28 Feb What Personality Types Make the Best Entrepreneurs?
At some point in our lives, most of us entertain the idea of taking control of our professional destiny. It might start early in life when we turn our first profit running a lemonade stand or delivering Sunday newspapers.
Once the fire is lit, it is difficult to have someone put out the entrepreneurial flame. However, despite many of the world’s most successful entrepreneurs so often being on our televisions and in our newspapers, most aspiring industry magnates struggle to properly answer one simple question: do you have what it takes to become a successful entrepreneur?
Many professionals who want to control their own destinies eventually find they lack what it takes to turn a brilliant idea into sustainable enterprise. Yet, a natural entrepreneurial spirit can often be narrowed down to the amalgamation of only a small number of personality traits. From learning the ins and outs of ecommerce marketing services, to opening an online store, to discovering a ground-breaking biotechnological cure for a terminal disease, entrepreneurs must possess six characteristics to have a chance of reaching for the stars and grab their lifelong dreams.
Fire in the Belly
It goes by several names and hidden meanings, but you must have a passion for becoming an entrepreneur. Your passion can derive from wanting to end the fight against poverty or create a more efficient way to deliver pizzas. It does not matter what drives you; it matters that you are driven. The best way to drive towards the entrepreneurial finish line is by possessing what many secondary school gym teachers like to call fire in the belly. For example, you cannot half-heartedly put together a marketing strategy and expect to attract new customers for your business. It’s all or nothing.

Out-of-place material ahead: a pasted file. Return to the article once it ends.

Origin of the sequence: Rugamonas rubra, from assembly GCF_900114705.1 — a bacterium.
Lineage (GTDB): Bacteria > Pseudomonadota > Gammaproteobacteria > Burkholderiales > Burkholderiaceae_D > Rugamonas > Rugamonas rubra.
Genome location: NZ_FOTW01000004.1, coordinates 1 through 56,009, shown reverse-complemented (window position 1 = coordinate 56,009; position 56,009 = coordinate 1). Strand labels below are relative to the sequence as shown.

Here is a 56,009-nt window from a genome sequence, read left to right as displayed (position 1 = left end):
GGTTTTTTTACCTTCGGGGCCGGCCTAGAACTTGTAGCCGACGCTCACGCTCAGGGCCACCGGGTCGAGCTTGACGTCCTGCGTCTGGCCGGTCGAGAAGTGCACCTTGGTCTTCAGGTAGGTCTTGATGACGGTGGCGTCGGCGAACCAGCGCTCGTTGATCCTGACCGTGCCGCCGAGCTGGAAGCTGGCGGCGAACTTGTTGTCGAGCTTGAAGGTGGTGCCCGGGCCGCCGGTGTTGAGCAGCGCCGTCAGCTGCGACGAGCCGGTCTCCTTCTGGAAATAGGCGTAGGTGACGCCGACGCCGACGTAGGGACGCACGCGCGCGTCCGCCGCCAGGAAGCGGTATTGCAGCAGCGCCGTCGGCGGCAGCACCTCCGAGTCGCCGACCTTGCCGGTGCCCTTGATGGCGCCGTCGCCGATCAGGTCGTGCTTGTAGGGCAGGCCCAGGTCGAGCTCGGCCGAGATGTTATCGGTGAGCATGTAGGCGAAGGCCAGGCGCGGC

We tend to mix up the words passion and motivation. Therefore, a better personality trait description for entrepreneurial motivation is dedication. After you tap into your passion, you have to make sure you are dedicated enough to push you and your team towards the goals of your organisation. You will not have a manager or colleague holding you accountable for exceeding funding goals or passing every inspection that’s thrown at you with flying colours. As they say on the altar, once you say yes, you cannot go back. Are you dedicated enough to assume full responsibility for the success of your team?
Glass is Half Full
No Debbie Downers need apply for the role of an entrepreneur. If Murphy’s Law doesn’t get you, then entrepreneur law will dampen your day. Murphy’s Law goes like this: What can go wrong will go wrong. Entrepreneur law is more like “Expect things to go wrong.” The question is not whether you will run into major roadblocks on the journey to realising your lifelong dream. What you need to ask yourself is “Am I an optimist or does the glass always look half empty.” Whenever members of your team see you hanging your head or losing your control because something unexpected went wrong, you can be sure to lose some of the respect and talent you wanted along for the entrepreneurial ride.
Thinking Outside the Box
Thinking outside the box has become an overused term that is applied to far too many people. Let’s go with an old-school word called creativity, then. Entrepreneurs are incredibly creative professionals, and not just by introducing cutting-edge ideas and solutions to problems. Businesses thrive because of a combination of small ideas and big dreams. Both the small ideas and big dreams need to come from a rich source of creativity. For example, an ecommerce marketing plan you hatch should include you looking for new and improved creative ways to attract visitors to your online store. What creative solutions are out there to keeping a remote team working together across different time zones? Or is there a way of linking safety protocols with how you track items around your warehouse? Successful entrepreneurs have creativity as a core value of all their ventures.
Taking Calculated Risks
You do not have to be a daredevil who likes jumping from one side of the Grand Canyon to the other side within a propane fuelled rocket, but entrepreneurs do have to be able to call a calculated risk. This takes bravery, decisiveness, and self-belief. Of course, we wish to minimise risk, even for a hedge fund manager who runs a brokerage house. The point is to never allow limiting risk to prevent you from achieving your entrepreneurial dream. But what if it all goes wrong? Entrepreneurs take their risks with their eyes wide open – they understand what’s at stake, just as they’ll understand when the right moment is to put their neck on the line and strike.
“Everyone can tell you the risk; an entrepreneur can see the reward.” Successful entrepreneurs treat their brains like idea incubators until the vision for starting and running a successful vision reaches full clarity. From successful ecommerce marketing to developing product innovations, entrepreneurs have the vision to stay the course.
So, the question remains, do you have what it takes to become a successful entrepreneur?